Its low-barrier pricing model is another bonus. Free accounts can have up to four boards (only the boards you own count against your limit), and you can be a collaborator on as many boards as you need.
Gaps to consider: There’s no version control or prototyping functionality, and tooling for designers is limited. You’ll only have a few options for button sizes and styles, for example.
For high-fidelity work
What it is: Figma is a collaborative interface design tool. It can easily replace Photoshop, xD or Sketch in your tech stack.
How we use it: We leverage Figma for any type of digital design, wireframes, prototyping and high-fidelity mockups.
Why we love it: It’s like Google Docs for design, allowing real-time collaboration between design and other disciplines and simplifying hand-off between design and development. We think of Figma as an all-in-one package whose capabilities we’d have to use three other programs to accomplish: Sketch for designing, InVision for prototyping and Abstract for versioning.
Figma fosters more transparency and fewer big reveals between teams, and we appreciate that it can work in-browser, easing the process of file sharing and bouncing between computers (which is business as usual in remote practice).
Gaps to consider: Figma doesn’t have an offline mode.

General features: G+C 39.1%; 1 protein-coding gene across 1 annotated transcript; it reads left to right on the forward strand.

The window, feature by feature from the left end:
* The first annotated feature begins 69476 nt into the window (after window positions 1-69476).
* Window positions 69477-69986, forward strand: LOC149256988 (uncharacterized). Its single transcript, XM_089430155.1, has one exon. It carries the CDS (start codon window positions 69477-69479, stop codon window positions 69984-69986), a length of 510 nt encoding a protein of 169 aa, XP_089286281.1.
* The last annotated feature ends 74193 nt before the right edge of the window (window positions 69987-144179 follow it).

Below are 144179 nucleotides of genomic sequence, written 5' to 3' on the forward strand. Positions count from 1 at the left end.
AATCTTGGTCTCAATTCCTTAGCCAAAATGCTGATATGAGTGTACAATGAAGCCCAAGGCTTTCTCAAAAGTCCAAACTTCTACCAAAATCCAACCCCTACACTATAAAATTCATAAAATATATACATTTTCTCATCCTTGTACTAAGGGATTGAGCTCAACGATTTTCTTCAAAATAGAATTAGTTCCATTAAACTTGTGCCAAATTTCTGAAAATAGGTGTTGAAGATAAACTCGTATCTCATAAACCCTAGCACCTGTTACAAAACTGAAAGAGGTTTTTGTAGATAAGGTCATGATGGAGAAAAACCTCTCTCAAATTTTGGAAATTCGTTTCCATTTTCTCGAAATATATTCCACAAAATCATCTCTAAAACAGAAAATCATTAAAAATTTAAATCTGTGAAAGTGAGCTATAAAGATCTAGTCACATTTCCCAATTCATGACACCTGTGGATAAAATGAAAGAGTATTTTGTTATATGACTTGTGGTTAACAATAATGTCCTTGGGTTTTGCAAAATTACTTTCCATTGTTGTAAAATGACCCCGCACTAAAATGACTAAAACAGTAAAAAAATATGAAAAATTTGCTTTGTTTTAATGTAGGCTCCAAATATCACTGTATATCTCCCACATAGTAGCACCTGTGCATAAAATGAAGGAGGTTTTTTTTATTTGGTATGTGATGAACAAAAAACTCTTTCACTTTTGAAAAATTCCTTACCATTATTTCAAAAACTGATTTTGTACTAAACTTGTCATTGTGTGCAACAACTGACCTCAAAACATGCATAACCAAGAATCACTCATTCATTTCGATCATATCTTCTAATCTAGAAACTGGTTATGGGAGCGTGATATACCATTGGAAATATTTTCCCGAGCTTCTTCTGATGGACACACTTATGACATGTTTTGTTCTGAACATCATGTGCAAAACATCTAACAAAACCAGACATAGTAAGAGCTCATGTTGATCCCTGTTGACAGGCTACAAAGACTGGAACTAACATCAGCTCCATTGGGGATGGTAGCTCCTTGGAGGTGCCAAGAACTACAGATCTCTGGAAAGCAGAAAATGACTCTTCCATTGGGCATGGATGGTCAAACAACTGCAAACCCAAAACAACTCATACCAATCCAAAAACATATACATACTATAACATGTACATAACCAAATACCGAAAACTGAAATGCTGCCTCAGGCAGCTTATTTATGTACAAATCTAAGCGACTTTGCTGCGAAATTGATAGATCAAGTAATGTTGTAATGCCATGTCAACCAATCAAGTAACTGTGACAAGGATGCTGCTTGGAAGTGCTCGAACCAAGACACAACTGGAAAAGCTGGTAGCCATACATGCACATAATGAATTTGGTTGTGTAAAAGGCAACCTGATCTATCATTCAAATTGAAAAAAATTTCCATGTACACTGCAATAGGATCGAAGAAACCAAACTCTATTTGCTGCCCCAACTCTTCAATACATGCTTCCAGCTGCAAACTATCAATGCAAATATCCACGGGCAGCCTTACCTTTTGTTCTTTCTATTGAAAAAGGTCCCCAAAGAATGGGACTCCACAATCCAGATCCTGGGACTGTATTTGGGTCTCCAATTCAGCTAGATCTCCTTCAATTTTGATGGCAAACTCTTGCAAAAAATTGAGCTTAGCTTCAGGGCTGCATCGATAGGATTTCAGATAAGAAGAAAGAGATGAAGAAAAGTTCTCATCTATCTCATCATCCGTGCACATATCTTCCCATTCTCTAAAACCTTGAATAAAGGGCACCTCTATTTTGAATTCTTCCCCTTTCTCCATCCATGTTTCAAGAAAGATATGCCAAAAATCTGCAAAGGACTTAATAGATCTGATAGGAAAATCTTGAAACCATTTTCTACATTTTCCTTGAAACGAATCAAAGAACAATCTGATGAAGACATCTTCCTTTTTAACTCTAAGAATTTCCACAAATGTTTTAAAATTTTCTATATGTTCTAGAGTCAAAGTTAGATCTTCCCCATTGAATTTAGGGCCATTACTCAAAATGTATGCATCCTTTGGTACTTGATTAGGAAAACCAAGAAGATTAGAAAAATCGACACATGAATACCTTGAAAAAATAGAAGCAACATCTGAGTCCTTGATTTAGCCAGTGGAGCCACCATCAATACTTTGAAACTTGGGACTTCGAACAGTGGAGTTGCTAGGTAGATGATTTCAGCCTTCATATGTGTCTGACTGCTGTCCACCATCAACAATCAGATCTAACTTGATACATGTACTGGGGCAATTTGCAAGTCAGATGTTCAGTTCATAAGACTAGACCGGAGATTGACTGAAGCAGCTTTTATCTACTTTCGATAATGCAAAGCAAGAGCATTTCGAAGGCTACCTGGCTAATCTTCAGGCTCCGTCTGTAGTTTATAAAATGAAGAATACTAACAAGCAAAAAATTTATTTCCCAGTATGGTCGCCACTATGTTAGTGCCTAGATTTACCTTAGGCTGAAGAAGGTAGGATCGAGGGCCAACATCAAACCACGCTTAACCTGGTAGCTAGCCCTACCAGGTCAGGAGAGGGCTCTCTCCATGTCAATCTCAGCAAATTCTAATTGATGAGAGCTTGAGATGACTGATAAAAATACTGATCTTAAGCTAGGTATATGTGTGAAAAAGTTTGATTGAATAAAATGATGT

For prototyping and presentation
What it is: This prototyping tool enables designers to quickly create interactive mockups of their designs.
How we use it: We use InVision Prototype for building out creative work, presenting visual mockups with intro text, creating clickable prototypes and gathering feedback, particularly with clients and their various stakeholders. It replaces the need for decks and PDFs that can constrict page views and clunk-up the streams with sticky notes.
Why we love it: InVision Prototype facilitates the best collaboration with clients and stakeholders thanks to its low barrier of entry and familiar commenting interface. We can add guests as collaborators, who are then empowered to leave feedback with the app’s threaded comments and discussion features. Plus, our editor brains swoon for the clean presentation style and easy interactive prototyping.
Gaps to consider: You can’t have multiple designers collaborating in real time with InVision Prototype.
For video demos
What it is: Loom is a video recording tool that you can use to capture and instantly share video messages. Available as a Chrome browser extension or desktop app, Loom films you and/or your screen during recordings, with audio recording also optional.
How we use it: Since Loom lets us film a screen, video feed and audio feed at the same time, we often use it to capture product demonstrations, presentations, training or teaching sessions, announcements and more.